Moody's: Banks Still Need To Take Writeoffs Worth More Than They've Earned Since 2006

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Photo: Associated Press

Credit ratings firm Moody’s believes that banks have recognised the majority of their bad loans already, with $476 billion of losses already recognised.Still, banks have another $268 billion in bad loans which to be written-off by 2011 according to the firm. This is partly because only 68% and 49% of residential and commercial real estate loan losses have been recognised so far.

So… we’re past the peak of banks’ write-offs (which create losses on their income statements).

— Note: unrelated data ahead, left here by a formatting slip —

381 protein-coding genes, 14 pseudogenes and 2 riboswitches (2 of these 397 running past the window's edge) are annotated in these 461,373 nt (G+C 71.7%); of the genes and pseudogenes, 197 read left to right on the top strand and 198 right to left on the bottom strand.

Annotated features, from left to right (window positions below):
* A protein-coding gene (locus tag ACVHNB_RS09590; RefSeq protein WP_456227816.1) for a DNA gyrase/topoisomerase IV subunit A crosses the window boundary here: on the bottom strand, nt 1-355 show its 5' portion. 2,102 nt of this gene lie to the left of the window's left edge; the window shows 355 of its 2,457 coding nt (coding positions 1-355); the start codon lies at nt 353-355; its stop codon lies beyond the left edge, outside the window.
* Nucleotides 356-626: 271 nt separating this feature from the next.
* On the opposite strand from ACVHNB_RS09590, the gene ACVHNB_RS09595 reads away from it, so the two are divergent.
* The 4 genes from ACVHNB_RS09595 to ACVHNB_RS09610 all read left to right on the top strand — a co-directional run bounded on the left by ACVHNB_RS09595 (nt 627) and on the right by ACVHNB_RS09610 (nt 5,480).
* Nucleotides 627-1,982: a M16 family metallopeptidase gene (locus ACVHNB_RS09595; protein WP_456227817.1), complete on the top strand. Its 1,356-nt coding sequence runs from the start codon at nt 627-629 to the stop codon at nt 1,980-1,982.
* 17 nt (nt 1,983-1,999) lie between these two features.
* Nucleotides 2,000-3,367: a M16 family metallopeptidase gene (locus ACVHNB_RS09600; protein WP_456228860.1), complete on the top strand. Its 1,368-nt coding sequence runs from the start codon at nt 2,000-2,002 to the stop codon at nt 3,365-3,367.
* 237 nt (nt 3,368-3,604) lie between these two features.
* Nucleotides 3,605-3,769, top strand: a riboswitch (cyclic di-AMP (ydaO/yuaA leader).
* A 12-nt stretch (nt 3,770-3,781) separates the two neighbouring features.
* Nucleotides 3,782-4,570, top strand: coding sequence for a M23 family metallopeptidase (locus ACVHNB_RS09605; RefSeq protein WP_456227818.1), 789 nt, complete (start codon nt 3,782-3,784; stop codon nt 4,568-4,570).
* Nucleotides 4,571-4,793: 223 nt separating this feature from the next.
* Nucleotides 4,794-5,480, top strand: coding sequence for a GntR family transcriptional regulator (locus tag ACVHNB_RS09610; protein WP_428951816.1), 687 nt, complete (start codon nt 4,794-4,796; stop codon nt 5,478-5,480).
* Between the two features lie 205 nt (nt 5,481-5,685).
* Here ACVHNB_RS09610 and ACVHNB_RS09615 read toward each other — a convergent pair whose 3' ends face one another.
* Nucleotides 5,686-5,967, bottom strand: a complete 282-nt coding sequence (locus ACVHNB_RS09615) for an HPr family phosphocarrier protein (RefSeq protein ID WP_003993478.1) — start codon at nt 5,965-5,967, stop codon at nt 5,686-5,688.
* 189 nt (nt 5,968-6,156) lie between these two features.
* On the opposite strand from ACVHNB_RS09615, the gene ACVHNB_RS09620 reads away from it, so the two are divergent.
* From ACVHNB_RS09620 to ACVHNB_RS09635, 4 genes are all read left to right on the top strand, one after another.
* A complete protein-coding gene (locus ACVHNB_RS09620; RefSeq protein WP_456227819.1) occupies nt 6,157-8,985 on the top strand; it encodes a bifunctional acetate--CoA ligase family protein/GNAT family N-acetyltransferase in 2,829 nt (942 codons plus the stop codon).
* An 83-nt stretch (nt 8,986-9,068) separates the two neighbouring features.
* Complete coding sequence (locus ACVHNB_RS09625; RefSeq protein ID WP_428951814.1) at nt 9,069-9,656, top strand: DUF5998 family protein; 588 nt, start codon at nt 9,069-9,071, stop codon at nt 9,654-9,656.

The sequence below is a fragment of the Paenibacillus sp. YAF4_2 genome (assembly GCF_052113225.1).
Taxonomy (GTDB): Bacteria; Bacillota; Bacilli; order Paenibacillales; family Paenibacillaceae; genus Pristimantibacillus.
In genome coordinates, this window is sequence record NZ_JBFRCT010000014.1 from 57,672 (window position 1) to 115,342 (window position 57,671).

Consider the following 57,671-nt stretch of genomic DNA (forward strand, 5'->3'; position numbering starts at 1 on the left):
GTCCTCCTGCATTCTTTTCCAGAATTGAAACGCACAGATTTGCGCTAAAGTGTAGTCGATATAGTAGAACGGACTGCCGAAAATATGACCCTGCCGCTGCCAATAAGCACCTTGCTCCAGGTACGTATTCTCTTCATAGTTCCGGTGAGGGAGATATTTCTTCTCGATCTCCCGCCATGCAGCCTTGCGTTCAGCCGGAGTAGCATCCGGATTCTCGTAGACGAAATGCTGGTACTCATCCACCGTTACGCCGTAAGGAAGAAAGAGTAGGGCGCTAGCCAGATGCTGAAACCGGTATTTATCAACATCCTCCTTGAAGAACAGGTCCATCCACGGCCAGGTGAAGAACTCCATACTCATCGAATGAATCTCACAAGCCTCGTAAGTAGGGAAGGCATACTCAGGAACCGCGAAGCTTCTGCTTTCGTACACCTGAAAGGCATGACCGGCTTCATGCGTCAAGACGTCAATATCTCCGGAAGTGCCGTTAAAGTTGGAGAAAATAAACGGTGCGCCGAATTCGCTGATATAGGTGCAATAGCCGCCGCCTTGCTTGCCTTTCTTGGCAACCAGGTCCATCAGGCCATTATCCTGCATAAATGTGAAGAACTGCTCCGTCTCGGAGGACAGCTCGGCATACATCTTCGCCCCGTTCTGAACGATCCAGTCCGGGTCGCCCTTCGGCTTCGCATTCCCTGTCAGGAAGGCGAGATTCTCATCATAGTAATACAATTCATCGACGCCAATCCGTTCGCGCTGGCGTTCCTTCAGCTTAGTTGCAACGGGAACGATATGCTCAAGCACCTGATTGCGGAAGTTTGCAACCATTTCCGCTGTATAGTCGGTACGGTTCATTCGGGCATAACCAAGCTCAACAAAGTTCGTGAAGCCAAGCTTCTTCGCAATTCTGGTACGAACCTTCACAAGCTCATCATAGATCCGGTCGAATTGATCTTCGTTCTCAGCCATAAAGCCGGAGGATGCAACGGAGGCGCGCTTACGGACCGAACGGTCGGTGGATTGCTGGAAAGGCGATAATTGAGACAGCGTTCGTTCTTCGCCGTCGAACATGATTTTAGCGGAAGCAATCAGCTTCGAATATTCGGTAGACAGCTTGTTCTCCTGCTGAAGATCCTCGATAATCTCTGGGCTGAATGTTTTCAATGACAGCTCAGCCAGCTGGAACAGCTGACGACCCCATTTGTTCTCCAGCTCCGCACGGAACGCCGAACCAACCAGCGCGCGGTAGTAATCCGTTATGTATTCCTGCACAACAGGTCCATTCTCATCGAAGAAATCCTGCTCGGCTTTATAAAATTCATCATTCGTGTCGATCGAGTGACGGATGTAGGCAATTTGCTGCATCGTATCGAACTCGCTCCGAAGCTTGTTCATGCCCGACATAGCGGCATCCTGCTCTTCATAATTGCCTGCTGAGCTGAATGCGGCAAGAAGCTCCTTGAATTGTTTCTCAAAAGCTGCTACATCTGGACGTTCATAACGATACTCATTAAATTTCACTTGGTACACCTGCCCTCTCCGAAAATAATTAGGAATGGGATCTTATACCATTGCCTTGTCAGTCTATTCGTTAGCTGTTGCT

But… $268 billion is an enormous figure for future write-offs regardless.

To put the remaining unrecognised bad loans in perspective, $268 billion is nearly equal to the profit earned by all FDIC-insured U.S. banks since the beginning of 2006 according to the FDIC’s latest Quarterly Banking Profile. (The FDIC reports U.S. banks as having collectively earned $277.8 billion from Q1 2006 through Q2 2010).

Furthermore, Moody’s expected write-offs could rise should the global economy worsen later this year, which Moody’s believes has a 20 – 30% chance of happening.

Now there’s likely some mismatch between Moody’s universe of banks and those covered in the FDIC’s quarterly banking report, but, essentially, once accounting for the expected further recognition of $268 in bad loans, then U.S. banks probably haven’t earned much since the beginning of 2006.

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